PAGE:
Iraq dismissal of Kirkuk governor “effectively ends cooperation with Baghdad”
Kirkuk - Iraq's parliament on Thursday voted to dismiss the Kurdish governor of the ethnically mixed Kirkuk province, in a move that could escalate tensions ahead of a planned Kurdish referendum on independence.
Iraqi Kurdish leader Massud Barzani responded by describing the move as “effectively ending the cooperation with Baghdad”
Iraq's Kurds plan to hold the vote on September 25 in three governorates that make up their autonomous region as well as disputed areas like Kirkuk that are controlled by Kurdish forces but claimed by Baghdad. Late last month, Kirkuk's provincial council voted to take part in the referendum. Iraq's central government has rejected the polls as unconstitutional and illegal.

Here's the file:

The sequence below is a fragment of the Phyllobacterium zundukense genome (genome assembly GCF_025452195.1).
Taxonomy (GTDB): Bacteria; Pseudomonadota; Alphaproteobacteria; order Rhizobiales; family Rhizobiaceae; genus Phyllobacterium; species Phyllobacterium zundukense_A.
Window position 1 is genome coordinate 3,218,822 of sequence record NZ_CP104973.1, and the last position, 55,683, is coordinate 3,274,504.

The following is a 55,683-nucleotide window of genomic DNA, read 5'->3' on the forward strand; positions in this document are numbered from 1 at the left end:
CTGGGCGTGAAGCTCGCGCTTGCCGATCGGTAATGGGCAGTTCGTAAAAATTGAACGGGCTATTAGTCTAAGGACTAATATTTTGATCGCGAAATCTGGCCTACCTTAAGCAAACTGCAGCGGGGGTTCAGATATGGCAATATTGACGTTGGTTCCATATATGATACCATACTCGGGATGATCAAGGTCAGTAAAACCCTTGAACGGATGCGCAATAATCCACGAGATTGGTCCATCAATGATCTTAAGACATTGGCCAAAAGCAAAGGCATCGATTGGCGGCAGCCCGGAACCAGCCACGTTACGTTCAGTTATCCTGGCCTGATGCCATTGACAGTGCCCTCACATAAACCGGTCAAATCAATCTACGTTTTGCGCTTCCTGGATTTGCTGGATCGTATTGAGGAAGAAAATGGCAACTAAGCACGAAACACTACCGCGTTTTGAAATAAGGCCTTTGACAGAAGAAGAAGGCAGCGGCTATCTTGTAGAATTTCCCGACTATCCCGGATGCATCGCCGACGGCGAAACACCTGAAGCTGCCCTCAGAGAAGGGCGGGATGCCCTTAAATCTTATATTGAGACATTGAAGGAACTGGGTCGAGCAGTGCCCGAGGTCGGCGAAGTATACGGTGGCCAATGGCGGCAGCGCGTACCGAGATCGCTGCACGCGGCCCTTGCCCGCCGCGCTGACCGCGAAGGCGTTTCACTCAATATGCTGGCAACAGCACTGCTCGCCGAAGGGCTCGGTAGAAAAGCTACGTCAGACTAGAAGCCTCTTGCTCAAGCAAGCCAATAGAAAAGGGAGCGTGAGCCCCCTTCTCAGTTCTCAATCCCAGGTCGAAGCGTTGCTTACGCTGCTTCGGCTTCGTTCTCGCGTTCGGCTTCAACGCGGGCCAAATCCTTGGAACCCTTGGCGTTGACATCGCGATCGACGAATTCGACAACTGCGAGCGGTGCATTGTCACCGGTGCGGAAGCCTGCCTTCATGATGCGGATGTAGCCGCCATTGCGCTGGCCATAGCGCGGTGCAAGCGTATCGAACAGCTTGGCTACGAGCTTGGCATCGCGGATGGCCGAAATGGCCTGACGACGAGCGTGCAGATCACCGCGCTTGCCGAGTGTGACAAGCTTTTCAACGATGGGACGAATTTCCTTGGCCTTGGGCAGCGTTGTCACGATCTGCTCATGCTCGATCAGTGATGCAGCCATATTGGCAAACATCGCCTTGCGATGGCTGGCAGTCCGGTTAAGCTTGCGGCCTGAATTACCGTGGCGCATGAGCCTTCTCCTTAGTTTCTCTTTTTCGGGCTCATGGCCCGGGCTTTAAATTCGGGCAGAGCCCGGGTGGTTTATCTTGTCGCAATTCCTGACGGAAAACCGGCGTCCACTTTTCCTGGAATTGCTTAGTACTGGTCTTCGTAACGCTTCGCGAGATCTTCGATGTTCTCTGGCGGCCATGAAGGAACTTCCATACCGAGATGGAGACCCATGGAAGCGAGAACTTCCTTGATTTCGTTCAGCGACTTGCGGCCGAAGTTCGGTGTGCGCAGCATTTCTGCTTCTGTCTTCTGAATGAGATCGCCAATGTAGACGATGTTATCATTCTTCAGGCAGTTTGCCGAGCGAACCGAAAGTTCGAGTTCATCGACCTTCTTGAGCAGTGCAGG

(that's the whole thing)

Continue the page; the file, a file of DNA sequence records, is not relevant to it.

Lawmaker Hussein al-Maliki said parliament voted to dismiss Kirkuk Governor Najmiddin Karim based on consultations with Prime Minister Haider al-Abadi.
Mohammed al-Karboli, another Arab lawmaker, said Karim "threatens the country's unity and civil peace in Kirkuk."
All Kurdish members boycotted Thursday's session, while 187 mainly Arab and Turkmen legislators voted in favor, the two lawmakers said. The governor has the right to appeal the decision, al-Karboli added.
Shortly after the session, the Kirkuk governor rejected the parliament decision in a statement, describing it as "invalid" and insisting that he'll stay in office.
"The parliament decision ... doesn't mean anything to Kirkuk and its governor who is still in office," said the statement.
(The Associated Press)